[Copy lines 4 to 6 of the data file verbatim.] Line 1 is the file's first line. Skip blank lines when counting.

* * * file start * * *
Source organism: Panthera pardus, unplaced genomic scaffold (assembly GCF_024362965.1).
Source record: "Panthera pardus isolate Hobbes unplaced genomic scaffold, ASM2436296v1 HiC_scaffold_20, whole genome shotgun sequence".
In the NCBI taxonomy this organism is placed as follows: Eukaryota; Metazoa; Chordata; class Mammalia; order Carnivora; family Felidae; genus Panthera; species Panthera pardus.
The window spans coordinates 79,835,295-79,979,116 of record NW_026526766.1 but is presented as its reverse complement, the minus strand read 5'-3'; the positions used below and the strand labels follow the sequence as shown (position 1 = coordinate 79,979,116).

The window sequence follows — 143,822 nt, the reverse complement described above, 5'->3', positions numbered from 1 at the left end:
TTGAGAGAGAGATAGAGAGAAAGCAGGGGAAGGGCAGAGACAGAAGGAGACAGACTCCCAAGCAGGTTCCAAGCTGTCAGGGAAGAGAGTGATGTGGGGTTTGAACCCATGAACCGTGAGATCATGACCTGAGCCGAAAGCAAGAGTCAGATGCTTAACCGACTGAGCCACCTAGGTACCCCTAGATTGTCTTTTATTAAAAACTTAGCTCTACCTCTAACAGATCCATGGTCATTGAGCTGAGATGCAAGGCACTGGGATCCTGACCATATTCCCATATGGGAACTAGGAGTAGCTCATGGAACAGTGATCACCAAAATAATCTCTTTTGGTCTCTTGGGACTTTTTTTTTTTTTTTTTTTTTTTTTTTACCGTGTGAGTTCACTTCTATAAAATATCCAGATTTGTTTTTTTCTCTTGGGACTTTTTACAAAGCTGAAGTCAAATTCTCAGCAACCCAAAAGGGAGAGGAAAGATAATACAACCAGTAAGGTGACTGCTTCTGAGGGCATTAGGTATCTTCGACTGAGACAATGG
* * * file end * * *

The window spans coordinates 79,835,295-79,979,116 of record NW_026526766.1 but is presented as its reverse complement, the minus strand read 5'-3'; the positions used below and the strand labels follow the sequence as shown (position 1 = coordinate 79,979,116).

The window sequence follows — 143,822 nt, the reverse complement described above, 5'->3', positions numbered from 1 at the left end:
TTGAGAGAGAGATAGAGAGAAAGCAGGGGAAGGGCAGAGACAGAAGGAGACAGACTCCCAAGCAGGTTCCAAGCTGTCAGGGAAGAGAGTGATGTGGGGTTTGAACCCATGAACCGTGAGATCATGACCTGAGCCGAAAGCAAGAGTCAGATGCTTAACCGACTGAGCCACCTAGGTACCCCTAGATTGTCTTTTATTAAAAACTTAGCTCTACCTCTAACAGATCCATGGTCATTGAGCTGAGATGCAAGGCACTGGGATCCTGACCATATTCCCATATGGGAACTAGGAGTAGCTCATGGAACAGTGATCACCAAAATAATCTCTTTTGGTCTCTTGGGACTTTTTTTTTTTTTTTTTTTTTTTTTTTACCGTGTGAGTTCACTTCTATAAAATATCCAGATTTGTTTTTTTCTCTTGGGACTTTTTACAAAGCTGAAGTCAAATTCTCAGCAACCCAAAAGGGAGAGGAAAGATAATACAACCAGTAAGGTGACTGCTTCTGAGGGCATTAGGTATCTTCGACTGAGACAATGG